Welded hot rolled plate and steel tube
Created at Pratt Studios, Pratt Institute, Brooklyn, NY
pop over to this site This piece is an homage to Johann Sebastian Bach and according to Lesko “his unstoppable invention and eternal brilliance”. Infinity #3 has three elements with the tube connecting the 2 other elements in the same way that Bach’s simple compositional elements are easily combined in infinite compositions. Lesko wanted his sculpture Infinity #3 to have the same immense power and clarity of Bach’s compositions.
web link Exhibited: Pratt Institute, Brooklyn, NY, 1995. Works by James Lesko.
New York Institute of Technology, Westbury, NY, 1995. Works by James Lesko.
Riverside Gallery, Hackensack, NJ, 2015. Works by James Lesko.
With his steel sculptures Lesko’s life comes full circle. Lesko was born and raised in Winber, Pennsylvania, a small coal mining town in the Allegheny Mountains. He later moved to Pittsburgh and attended Carnegie Institute of Technology (now Carnegie Mellon University). Pittsburgh is a steel town and the Carnegies, founders and benefactors of the university, made their fortune in steel. Coal and iron ore are chemically combined to create steel. So, in a sense, creating steel sculptures is, on many levels, in Lesko’s blood.
At the end of the 1950’s Lesko recalls that traveling past the steel mills on his way to his art classes at Carnegie Institute of Technology (CIT) fired his imagination and began his love affair with steel and the violent process used to make it. He began creating sculptures from steel scrap. Around this time, Lesko also became interested in Industrial Design. Many former Bauhaus members were on the faculty including Josef Albers, Walter Gropius and Sibyl Maholy-Nagy.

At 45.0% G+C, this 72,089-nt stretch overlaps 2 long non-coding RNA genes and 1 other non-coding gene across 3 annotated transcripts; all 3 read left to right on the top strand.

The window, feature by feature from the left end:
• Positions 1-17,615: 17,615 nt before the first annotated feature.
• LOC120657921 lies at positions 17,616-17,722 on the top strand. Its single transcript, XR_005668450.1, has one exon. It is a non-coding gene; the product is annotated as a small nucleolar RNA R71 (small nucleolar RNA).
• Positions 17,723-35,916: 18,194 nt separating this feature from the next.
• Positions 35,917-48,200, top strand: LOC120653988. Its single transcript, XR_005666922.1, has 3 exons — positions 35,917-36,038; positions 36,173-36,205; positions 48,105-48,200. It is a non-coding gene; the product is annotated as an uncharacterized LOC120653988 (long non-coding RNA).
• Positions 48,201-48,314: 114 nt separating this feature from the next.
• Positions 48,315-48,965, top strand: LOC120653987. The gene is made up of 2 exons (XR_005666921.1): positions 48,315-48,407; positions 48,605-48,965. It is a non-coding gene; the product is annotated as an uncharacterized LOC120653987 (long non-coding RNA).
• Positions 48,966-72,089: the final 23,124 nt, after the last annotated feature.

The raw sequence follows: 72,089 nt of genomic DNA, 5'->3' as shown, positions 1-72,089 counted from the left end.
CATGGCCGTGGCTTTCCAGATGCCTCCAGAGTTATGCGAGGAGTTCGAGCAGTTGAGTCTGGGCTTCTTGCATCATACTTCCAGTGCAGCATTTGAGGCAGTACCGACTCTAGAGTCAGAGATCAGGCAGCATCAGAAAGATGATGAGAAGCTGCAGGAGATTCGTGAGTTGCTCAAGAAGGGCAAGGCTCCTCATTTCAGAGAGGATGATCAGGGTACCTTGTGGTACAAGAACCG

Lesko’s education was interrupted by a three-year stint in the US Army. By 1963, he was back at CIT and by 1965 after receiving his BFA, Lesko started work at the Corporate Design Center, Westinghouse Electric Corporation as an Industrial Designer. It was a heady time with design legends Charles Eames, Buckminster Fuller and Eliot Noyes consulting and lecturing there. Jim’s most important project during his Westinghouse years was the Tampa Airport Transit Vehicle which continues to operate to this day.
After receiving his MA at Carnegie Mellon, Lesko began his teaching career in the Industrial Design Program at Purdue University. He went on work in the Industrial Design program at the University of Cincinnati and then at Pratt Institute in New York City. More recently Lesko served as the Head of Art & Design at University of Bridgeport, Bridgeport, CT. Now retired, Lesko spends his time painting, printmaking and sculpting while listening to classical music, his other passion.